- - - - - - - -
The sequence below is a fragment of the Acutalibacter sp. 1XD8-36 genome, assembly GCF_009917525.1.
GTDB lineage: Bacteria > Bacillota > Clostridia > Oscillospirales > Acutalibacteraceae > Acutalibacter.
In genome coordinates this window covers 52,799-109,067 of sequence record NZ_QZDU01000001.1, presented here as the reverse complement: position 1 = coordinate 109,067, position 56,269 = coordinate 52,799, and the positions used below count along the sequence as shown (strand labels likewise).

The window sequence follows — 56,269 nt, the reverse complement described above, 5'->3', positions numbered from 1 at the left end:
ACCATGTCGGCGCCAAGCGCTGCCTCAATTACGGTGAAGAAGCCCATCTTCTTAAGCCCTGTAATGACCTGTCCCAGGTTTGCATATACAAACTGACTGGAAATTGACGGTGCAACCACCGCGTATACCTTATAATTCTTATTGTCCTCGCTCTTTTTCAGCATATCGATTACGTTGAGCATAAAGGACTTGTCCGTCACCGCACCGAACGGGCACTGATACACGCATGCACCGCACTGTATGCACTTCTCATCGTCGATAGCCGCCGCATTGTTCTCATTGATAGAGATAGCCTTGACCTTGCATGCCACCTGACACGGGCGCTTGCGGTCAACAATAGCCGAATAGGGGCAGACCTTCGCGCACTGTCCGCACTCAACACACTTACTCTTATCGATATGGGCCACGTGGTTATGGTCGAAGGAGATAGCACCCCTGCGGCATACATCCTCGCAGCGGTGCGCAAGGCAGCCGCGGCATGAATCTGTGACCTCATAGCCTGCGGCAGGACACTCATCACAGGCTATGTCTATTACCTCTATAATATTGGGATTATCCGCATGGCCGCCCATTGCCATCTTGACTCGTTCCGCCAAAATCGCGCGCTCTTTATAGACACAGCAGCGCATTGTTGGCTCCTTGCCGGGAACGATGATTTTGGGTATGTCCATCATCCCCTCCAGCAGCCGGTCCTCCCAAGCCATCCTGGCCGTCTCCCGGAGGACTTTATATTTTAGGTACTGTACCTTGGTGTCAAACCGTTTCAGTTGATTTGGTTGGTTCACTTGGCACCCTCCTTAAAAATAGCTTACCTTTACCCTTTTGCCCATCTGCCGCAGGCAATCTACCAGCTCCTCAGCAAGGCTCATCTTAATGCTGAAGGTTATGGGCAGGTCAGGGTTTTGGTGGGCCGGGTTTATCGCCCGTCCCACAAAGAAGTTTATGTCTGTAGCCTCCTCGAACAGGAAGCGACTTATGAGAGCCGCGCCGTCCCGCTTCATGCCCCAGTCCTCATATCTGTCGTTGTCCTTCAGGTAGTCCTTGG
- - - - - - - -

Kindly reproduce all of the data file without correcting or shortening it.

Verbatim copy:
The sequence below is a fragment of the Acutalibacter sp. 1XD8-36 genome, assembly GCF_009917525.1.
GTDB lineage: Bacteria > Bacillota > Clostridia > Oscillospirales > Acutalibacteraceae > Acutalibacter.
In genome coordinates this window covers 52,799-109,067 of sequence record NZ_QZDU01000001.1, presented here as the reverse complement: position 1 = coordinate 109,067, position 56,269 = coordinate 52,799, and the positions used below count along the sequence as shown (strand labels likewise).

The window sequence follows — 56,269 nt, the reverse complement described above, 5'->3', positions numbered from 1 at the left end:
ACCATGTCGGCGCCAAGCGCTGCCTCAATTACGGTGAAGAAGCCCATCTTCTTAAGCCCTGTAATGACCTGTCCCAGGTTTGCATATACAAACTGACTGGAAATTGACGGTGCAACCACCGCGTATACCTTATAATTCTTATTGTCCTCGCTCTTTTTCAGCATATCGATTACGTTGAGCATAAAGGACTTGTCCGTCACCGCACCGAACGGGCACTGATACACGCATGCACCGCACTGTATGCACTTCTCATCGTCGATAGCCGCCGCATTGTTCTCATTGATAGAGATAGCCTTGACCTTGCATGCCACCTGACACGGGCGCTTGCGGTCAACAATAGCCGAATAGGGGCAGACCTTCGCGCACTGTCCGCACTCAACACACTTACTCTTATCGATATGGGCCACGTGGTTATGGTCGAAGGAGATAGCACCCCTGCGGCATACATCCTCGCAGCGGTGCGCAAGGCAGCCGCGGCATGAATCTGTGACCTCATAGCCTGCGGCAGGACACTCATCACAGGCTATGTCTATTACCTCTATAATATTGGGATTATCCGCATGGCCGCCCATTGCCATCTTGACTCGTTCCGCCAAAATCGCGCGCTCTTTATAGACACAGCAGCGCATTGTTGGCTCCTTGCCGGGAACGATGATTTTGGGTATGTCCATCATCCCCTCCAGCAGCCGGTCCTCCCAAGCCATCCTGGCCGTCTCCCGGAGGACTTTATATTTTAGGTACTGTACCTTGGTGTCAAACCGTTTCAGTTGATTTGGTTGGTTCACTTGGCACCCTCCTTAAAAATAGCTTACCTTTACCCTTTTGCCCATCTGCCGCAGGCAATCTACCAGCTCCTCAGCAAGGCTCATCTTAATGCTGAAGGTTATGGGCAGGTCAGGGTTTTGGTGGGCCGGGTTTATCGCCCGTCCCACAAAGAAGTTTATGTCTGTAGCCTCCTCGAACAGGAAGCGACTTATGAGAGCCGCGCCGTCCCGCTTCATGCCCCAGTCCTCATATCTGTCGTTGTCCTTCAGGTAGTCCTTGG